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Orange Juice Makers May Switch to a Different Fruit

Oranges, just like any other commodity, are subject to the laws of supply and demand.

If you want to make orange juice, using oranges is your best bet. It’s kind of a no-brainer. But oranges are subject to the laws of supply and demand just like any other commodity, so, if those factors start to squeeze margins, orange juice manufacturers may have to turn to different fruits.

That’s the scenario the orange juice industry is facing right now. According to multiple reports, orange production has been hurt by diseased fruit and bad weather in some of the best spots on earth for growing oranges. The Fund for Citrus Protection released its 2024/2025 Orange Crop Forecast for the citrus belt in Brazil, which is the world’s largest producer and exporter of orange juice, according to ABC News. The institution is predicting a 24% drop in orange production, which would make this the second-smallest crop since 1988. Orange production in Florida has also declined this year.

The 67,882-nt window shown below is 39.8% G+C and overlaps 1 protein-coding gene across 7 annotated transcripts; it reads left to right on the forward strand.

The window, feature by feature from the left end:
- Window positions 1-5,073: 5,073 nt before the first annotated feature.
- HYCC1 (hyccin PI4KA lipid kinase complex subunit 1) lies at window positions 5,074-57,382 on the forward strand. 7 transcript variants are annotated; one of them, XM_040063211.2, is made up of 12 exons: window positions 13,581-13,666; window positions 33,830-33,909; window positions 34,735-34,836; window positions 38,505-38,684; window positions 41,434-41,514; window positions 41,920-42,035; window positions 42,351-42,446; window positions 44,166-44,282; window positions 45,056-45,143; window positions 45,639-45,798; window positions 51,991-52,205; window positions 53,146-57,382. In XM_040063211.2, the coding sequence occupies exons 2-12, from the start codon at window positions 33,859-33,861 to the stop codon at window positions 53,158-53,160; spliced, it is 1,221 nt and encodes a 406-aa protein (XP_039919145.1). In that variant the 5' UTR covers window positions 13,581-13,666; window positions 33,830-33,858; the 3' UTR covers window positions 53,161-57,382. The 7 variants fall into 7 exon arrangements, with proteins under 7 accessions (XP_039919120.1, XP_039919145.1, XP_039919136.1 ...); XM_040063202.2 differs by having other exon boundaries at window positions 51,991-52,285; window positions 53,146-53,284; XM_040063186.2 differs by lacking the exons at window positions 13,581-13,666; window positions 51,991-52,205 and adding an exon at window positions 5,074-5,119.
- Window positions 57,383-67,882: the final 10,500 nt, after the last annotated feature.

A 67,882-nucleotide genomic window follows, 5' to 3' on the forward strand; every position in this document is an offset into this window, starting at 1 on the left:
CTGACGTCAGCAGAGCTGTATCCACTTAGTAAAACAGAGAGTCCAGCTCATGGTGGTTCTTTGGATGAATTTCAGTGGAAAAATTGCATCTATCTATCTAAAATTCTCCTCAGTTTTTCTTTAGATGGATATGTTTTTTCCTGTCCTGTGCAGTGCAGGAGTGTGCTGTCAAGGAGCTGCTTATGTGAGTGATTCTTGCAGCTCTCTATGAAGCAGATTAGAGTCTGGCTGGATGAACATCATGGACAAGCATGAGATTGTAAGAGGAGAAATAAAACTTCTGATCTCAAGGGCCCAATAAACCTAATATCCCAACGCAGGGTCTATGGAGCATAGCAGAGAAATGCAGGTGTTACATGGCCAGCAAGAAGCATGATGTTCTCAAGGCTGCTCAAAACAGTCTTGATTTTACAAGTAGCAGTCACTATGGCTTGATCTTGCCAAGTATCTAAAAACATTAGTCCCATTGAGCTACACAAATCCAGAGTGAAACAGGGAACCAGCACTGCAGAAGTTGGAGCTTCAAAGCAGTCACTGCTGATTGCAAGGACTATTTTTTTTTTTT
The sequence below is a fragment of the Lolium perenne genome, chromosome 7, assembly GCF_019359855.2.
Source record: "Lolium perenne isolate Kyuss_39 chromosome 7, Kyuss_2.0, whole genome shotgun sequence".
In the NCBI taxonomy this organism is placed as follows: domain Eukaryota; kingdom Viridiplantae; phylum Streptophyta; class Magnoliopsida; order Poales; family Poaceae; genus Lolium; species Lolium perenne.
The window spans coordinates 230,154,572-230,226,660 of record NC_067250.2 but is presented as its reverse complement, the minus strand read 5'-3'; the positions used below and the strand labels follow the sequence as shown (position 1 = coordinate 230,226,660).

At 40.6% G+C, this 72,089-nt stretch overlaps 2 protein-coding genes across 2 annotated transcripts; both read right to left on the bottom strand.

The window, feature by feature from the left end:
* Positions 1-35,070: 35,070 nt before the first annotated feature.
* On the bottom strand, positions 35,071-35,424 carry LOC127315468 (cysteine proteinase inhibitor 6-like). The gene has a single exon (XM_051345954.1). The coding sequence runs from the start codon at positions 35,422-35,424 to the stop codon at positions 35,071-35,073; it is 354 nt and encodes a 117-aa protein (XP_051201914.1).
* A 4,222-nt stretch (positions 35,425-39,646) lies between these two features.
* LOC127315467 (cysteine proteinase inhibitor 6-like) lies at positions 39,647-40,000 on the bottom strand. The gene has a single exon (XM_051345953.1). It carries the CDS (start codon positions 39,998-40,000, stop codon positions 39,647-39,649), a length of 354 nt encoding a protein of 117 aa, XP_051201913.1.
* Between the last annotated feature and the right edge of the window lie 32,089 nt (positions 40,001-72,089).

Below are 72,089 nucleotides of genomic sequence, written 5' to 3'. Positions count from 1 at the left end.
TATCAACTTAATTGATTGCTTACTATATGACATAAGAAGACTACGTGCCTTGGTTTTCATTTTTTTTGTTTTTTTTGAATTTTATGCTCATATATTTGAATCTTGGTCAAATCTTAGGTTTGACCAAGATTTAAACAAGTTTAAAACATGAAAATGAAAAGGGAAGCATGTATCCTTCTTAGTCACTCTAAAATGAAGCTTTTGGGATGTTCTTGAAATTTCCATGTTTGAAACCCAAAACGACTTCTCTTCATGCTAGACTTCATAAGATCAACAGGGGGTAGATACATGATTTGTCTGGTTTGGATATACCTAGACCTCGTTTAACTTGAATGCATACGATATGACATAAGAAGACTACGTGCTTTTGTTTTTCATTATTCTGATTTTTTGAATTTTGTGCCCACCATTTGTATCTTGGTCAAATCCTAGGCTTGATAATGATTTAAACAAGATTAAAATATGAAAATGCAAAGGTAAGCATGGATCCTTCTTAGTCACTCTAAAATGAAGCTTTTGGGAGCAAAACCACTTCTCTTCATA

Kees Cools, president of the International Fruit and Vegetable Juice Association, called the resulting record high prices for frozen concentrate orange juice a “crisis” and went so far as to say the industry has never seen anything like it.

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Now orange juice makers are having to consider using other fruits to supplement the beverage. That could include or other citrus varieties.

Before that can happen, Cools said his association has to start a regulatory process for incorporating fruits other than oranges in orange juice. As the report points out, the IFU would need a legislative change in the Codex Alimentarius food standards code established by the UN and the U.S. FDA.

Luckily, the USDA said global tangerine/mandarin production for 2023/24 is projected to rise 3% to 38 million tons thanks to good weather in production areas like China and Turkey. So even if orange production is down, there’s still lots of other citrus to turn into juice.

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